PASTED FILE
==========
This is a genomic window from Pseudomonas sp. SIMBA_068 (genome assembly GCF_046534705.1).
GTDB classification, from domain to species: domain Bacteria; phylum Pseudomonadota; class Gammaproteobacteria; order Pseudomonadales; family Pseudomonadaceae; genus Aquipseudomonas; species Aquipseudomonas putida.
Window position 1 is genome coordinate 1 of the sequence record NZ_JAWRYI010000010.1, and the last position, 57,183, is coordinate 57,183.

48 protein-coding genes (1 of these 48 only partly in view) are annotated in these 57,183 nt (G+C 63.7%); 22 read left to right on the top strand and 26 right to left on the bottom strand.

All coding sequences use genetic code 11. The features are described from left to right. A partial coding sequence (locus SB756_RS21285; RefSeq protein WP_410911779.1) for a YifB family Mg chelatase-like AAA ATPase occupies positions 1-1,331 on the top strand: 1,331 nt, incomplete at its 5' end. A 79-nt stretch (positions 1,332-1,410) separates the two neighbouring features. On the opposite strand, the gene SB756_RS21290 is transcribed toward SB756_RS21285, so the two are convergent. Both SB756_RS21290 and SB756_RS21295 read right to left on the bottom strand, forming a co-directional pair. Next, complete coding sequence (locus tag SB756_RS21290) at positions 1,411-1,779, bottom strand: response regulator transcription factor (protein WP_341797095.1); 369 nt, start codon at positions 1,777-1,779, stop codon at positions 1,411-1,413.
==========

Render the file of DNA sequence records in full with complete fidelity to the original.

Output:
This is a genomic window from Pseudomonas sp. SIMBA_068 (genome assembly GCF_046534705.1).
GTDB classification, from domain to species: domain Bacteria; phylum Pseudomonadota; class Gammaproteobacteria; order Pseudomonadales; family Pseudomonadaceae; genus Aquipseudomonas; species Aquipseudomonas putida.
Window position 1 is genome coordinate 1 of the sequence record NZ_JAWRYI010000010.1, and the last position, 57,183, is coordinate 57,183.

48 protein-coding genes (1 of these 48 only partly in view) are annotated in these 57,183 nt (G+C 63.7%); 22 read left to right on the top strand and 26 right to left on the bottom strand.

All coding sequences use genetic code 11. The features are described from left to right. A partial coding sequence (locus SB756_RS21285; RefSeq protein WP_410911779.1) for a YifB family Mg chelatase-like AAA ATPase occupies positions 1-1,331 on the top strand: 1,331 nt, incomplete at its 5' end. A 79-nt stretch (positions 1,332-1,410) separates the two neighbouring features. On the opposite strand, the gene SB756_RS21290 is transcribed toward SB756_RS21285, so the two are convergent. Both SB756_RS21290 and SB756_RS21295 read right to left on the bottom strand, forming a co-directional pair. Next, complete coding sequence (locus tag SB756_RS21290) at positions 1,411-1,779, bottom strand: response regulator transcription factor (protein WP_341797095.1); 369 nt, start codon at positions 1,777-1,779, stop codon at positions 1,411-1,413.